Conflict Resolution

by Aled Davies

The key skills and attitudes required

To be effective at resolving conflict, you need to develop the correct attitudes and appropriate skill set.

Attitude

Think of the attitude as the 3 Cs

  • Compassion
  • Courage
  • Curiosity

The skills

  • Listening – the ability to listen without prejudice or judgement is a core skill that differentiates run-of-the-mill from excellent conflict resolution practitioners. Effective listening requires a huge amount of focus and concentration, because you are listening to the things that are both being said and not being said (see Listening Skills).
  • Summarising – you will hear a vast array of facts, feelings and interests when you are resolving conflicts. Summarising is an effective tool: not only does it help you keep on top of the process, but it’s also an excellent way to build rapport by demonstrating that you are acknowledging and listening to the other person’s issues and concerns. Summarising is also an incredibly useful technique to use if you are in any doubt on how to proceed with discussions and need to buy some thinking time (see Listening Skills, The art of reflecting).
  • Questioning – the quality of your questioning will determine the quality of the responses you get. An effective mediator will be able to ask the appropriate question at the right moment to elicit the necessary information. So to gather information about the person’s issues and concerns, you’ll need to be asking open questions that get the parties talking and opening up. Asking closed questions early on can make parties feel as though they’re being cross-examined (see Questioning Skills).
  • Examples of open questions – ‘Tell me about..?’, ‘How has that affected you?’, ‘What would you do if... ?’ Open questions will give you information.
  • Closed questions, such as ‘Did that affect X?’, will elicit a yes/no answer.
  • Reframing – reframing is a useful technique for taking the sting out of (or removing the blame from) a statement or for shifting someone’s thinking from negative to positive. So you might reframe the following statements:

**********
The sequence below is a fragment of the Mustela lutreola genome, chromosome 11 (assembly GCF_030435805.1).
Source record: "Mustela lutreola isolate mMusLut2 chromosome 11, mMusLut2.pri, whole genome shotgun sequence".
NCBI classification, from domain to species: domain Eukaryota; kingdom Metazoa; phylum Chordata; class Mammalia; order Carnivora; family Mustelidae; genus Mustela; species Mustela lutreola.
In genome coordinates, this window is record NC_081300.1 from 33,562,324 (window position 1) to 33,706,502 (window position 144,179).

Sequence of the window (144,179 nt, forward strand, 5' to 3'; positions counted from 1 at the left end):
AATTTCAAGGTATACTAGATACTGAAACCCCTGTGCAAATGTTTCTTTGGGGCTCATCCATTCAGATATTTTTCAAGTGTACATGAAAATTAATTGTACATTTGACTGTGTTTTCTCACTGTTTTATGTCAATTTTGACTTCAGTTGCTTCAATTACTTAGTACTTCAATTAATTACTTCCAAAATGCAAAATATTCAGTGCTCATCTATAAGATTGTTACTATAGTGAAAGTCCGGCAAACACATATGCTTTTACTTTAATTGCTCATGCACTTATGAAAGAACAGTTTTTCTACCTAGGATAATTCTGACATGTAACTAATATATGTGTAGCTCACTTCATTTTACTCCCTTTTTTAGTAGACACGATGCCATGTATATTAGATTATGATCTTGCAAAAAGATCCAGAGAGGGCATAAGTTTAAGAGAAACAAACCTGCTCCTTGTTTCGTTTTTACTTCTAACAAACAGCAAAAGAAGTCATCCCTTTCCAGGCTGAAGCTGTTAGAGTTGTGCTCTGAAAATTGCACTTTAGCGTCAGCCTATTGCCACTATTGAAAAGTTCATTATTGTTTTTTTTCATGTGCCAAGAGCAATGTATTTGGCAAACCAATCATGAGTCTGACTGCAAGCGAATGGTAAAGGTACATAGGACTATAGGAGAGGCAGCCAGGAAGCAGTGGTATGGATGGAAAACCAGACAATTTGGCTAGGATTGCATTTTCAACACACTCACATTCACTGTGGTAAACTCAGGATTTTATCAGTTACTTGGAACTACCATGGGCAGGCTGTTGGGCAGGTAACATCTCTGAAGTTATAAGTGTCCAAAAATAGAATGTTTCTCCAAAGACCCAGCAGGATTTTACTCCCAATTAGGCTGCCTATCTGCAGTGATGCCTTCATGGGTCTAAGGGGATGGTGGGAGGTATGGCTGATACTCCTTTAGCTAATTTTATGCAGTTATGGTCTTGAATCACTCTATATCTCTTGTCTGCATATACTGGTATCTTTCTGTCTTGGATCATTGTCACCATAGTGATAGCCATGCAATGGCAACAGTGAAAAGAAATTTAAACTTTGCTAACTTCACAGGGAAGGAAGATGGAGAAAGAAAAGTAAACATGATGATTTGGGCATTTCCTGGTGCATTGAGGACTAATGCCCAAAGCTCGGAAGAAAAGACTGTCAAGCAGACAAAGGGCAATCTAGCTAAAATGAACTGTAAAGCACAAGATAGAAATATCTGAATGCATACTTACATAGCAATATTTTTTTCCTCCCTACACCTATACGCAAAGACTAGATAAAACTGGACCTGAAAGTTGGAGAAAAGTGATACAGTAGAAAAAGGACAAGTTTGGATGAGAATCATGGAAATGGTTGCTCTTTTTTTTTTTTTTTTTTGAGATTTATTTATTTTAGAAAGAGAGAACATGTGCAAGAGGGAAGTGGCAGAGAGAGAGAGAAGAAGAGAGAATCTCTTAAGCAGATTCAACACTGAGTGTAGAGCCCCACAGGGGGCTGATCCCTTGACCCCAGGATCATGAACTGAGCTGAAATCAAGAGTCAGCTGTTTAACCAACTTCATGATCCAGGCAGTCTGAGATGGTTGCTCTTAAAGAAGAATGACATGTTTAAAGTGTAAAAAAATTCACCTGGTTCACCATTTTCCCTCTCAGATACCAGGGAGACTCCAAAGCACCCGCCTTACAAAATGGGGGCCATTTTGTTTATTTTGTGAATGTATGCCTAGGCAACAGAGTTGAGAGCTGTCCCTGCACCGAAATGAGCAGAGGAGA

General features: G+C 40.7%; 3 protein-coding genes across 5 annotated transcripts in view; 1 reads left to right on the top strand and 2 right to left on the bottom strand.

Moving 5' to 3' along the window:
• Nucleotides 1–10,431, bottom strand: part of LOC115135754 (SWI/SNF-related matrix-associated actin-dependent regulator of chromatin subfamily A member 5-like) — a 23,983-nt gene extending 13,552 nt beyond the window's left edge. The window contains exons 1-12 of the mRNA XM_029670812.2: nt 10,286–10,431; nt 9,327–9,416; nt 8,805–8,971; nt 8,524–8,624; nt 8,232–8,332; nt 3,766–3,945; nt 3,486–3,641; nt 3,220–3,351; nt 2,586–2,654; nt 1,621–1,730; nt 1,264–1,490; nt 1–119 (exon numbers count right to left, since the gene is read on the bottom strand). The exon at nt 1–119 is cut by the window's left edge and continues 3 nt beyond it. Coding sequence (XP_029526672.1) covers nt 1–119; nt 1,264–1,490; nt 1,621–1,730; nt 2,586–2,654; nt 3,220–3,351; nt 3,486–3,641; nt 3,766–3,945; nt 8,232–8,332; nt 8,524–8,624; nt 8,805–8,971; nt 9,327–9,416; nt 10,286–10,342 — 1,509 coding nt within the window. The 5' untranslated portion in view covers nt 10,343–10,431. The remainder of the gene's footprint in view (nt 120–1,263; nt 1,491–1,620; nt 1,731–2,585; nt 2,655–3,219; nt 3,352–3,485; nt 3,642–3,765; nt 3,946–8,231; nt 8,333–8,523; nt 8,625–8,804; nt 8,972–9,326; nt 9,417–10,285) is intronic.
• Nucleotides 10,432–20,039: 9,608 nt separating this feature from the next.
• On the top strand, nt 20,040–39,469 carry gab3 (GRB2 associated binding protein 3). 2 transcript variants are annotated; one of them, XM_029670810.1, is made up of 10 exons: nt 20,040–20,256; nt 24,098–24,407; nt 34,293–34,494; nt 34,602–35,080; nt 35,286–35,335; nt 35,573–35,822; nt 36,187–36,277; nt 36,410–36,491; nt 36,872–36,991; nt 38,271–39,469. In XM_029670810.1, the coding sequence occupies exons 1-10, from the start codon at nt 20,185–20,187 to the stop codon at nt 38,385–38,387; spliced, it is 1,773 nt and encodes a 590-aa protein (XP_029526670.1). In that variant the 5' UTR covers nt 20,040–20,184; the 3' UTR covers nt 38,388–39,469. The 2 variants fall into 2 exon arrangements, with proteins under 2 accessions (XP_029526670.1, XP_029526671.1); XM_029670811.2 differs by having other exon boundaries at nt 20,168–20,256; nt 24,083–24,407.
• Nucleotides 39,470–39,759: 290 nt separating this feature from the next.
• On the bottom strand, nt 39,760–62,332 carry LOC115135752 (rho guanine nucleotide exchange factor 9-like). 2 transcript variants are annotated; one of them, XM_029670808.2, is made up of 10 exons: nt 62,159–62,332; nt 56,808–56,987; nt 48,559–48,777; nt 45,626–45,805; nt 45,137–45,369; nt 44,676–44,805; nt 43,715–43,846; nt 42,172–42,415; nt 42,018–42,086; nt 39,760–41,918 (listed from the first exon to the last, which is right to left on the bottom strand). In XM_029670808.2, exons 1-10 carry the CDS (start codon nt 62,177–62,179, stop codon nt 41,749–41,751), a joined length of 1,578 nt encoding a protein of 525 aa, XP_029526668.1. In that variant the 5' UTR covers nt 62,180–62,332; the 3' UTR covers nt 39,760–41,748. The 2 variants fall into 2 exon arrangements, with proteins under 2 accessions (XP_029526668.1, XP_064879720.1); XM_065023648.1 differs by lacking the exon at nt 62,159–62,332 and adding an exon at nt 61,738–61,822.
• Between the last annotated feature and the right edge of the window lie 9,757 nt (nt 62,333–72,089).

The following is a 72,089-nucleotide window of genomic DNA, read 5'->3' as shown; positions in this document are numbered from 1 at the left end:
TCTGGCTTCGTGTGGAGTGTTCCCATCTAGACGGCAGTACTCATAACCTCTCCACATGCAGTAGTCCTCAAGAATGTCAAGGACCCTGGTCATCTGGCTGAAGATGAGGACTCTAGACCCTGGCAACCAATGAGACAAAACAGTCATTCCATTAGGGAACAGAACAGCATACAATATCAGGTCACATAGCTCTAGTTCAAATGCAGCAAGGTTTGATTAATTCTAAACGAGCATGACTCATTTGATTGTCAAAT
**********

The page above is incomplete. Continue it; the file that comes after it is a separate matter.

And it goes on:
• He’s always belittling me in front of the others by constantly talking over me and cutting me off – he’s just a bully

Reframed to – It’s important for him to get his point across and he often does this quite forcefully. I get frustrated by it because I also want to get my views heard

  • It’s hopeless; I just can’t see a way forward – Alan is just so obstructive

Reframed to – you feel a bit stuck right now because you haven’t yet found the right solution and you’re not finding Alan’s behaviour helpful

  • I swear if he calls me by that nickname again I’ll take that bloody stapler and stick it where the sun doesn’t shine...

Reframed to – You sound really angry because you want to be treated respectfully and be called to by your Christian name and not any other, and if you’re not, you’d really like to let him know how angry you feel!

  • Expressing empathy – giving someone empathy is all about viewing the world and their experiences from their position. Stepping into another person’s shoes can help you to acknowledge their concerns, fears or frustrations. Giving empathy is also one of the most powerful ways of building rapport with someone. (see Emotional Intelligence – Empathy)
Note

Empathy is different from sympathy, so be aware of this. Sympathy, while usually meant with positive intentions, can often come across as patronising.

  • Rapport building– having rapport with another party doesn’t necessarily mean you have to agree with their position nor should it imply that you collude with their behaviour. Rapport is essential if you want to win the trust of the other parties (see Rapport).
  • Maintaining a resourceful state – it’s highly unnatural for most people to remain calm when faced with conflict. It is actually far more important that you remain resourceful.
  • Be aware of your emotional state.
  • Also be aware of your breathing. If you notice that your breathing is shallow and fast, begin to take slow deep breaths from your belly. This will get more oxygen into your system and help bring your heart rate down a few beats, all of which will help you think rationally and access any strategies or skills that you have to manage the situation.
  • Declare your state both to yourself and, if you feel confident enough, also to the other party. Feelings buried alive never die and by simply acknowledging to yourself that you’re feeling anxious, scared or otherwise will all help you remain resourceful when under stress and pressure (see NLP-Managing your state and Emotional Intelligence – Self management).
  • Assertiveness – typical conflict behaviours are either aggressive, passive or passive aggressive. The assertive person knows how to express their needs and interests honestly, clearly and appropriately. Assertiveness also means respecting the needs and interests of the other person, looking for win:win answers and knowing that you may not always get what you want. By being assertive, you will often be able to avoid conflict altogether and will also be able first, to avoid getting drawn into other people’s conflicts and second, to help resolve conflicts when they occur (see Assertiveness).